Many points in the Souris River Basin of North Dakota and Canada reached all-time record streamflows during the past week, according to real-time U.S. Geological Survey international streamgage data.
During the last few days, steamflow at many USGS gaging stations in the Souris River Basin of North Dakota near Canada reached their highest levels in about 40 years since the floods of 1969, 1976, and 1979. Today, flow at the Souris River at Westhope, N.D., is 15,000 cubic feet per second, which is a new maximum streamflow for this gage and 2,400 cubic feet per second greater than the previous maximum flow recorded during the 1976 flood. Water level at the gage was 20.06 feet this morning and continues to rise slowly.
Also, a new maximum streamflow of 6,790 cubic feet per second was set at the Long Creek at Noonan, N.D. gage on April 12.
“Since early April, four USGS hydrographers have been servicing international streamgages in the Souris River Basin and measuring streamflow and water levels at all stations,” said Gregg Wiche, director of the USGS North Dakota Water Science Center. “The USGS data are used by various National, State, and local agencies for flood forecasts, the operation of dams, the design of levees, and decision making.”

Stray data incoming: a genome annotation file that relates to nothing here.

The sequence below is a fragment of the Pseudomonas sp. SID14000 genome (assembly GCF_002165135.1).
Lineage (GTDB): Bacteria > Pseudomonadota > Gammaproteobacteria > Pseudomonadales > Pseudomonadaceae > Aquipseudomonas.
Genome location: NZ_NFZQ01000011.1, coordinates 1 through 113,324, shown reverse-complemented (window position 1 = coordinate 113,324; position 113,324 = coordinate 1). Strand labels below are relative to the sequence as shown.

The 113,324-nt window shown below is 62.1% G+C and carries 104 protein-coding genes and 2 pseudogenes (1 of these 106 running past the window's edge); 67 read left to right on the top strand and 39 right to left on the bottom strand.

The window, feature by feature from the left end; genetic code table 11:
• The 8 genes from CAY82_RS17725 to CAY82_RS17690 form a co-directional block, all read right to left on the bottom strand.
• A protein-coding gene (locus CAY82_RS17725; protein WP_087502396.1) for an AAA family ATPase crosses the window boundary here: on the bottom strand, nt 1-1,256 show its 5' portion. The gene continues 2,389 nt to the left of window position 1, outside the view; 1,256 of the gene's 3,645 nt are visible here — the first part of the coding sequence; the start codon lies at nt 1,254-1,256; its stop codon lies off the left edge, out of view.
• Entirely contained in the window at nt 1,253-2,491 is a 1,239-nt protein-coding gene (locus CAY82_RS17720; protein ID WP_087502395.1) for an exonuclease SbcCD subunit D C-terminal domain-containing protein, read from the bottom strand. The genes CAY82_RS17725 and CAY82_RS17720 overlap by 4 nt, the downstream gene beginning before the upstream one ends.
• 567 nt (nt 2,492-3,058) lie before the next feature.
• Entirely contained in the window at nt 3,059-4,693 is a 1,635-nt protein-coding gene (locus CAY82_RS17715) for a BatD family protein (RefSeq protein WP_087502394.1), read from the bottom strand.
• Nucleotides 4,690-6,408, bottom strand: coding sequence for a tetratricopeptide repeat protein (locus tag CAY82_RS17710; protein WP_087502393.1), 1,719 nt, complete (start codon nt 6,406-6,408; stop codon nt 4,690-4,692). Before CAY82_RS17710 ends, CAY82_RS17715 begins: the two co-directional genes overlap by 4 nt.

The Westhope and Noonan gages are international gaging stations operated by the USGS in cooperation with the International Joint Commission. The Noonan gage has been in operation since 1959, and the Westhope gage has been in operation since 1930.
The USGS collects data from more than 100 streamgages in North Dakota, most of which provide real-time data that is transmitted every hour. For the latest and most accurate streamflow data for the Souris River Basin in the U.S. and Canada, visit the real-time streamflow web page.
Links to graphics that allow for comparison of the current river stage to historical peaks and to the National Weather Service flood stage are available on the USGS WaterWatch web page for North Dakota or through links on the USGS North Dakota Water Science Center flood web page.
For more than 125 years, the USGS has monitored flow in selected streams and rivers across the U.S. The information is routinely used for water supply and management, monitoring floods and droughts, bridge and road design, determination of flood risk, and for many recreational activities.
Note to media representatives: USGS crews will be measuring streamflow in the Souris River Basin for the next several days. News media interested in accompanying a USGS crew may contact Marisa Lubeck at 303-202-4765 or email@example.com.
Links and contacts within this release are valid at the time of publication.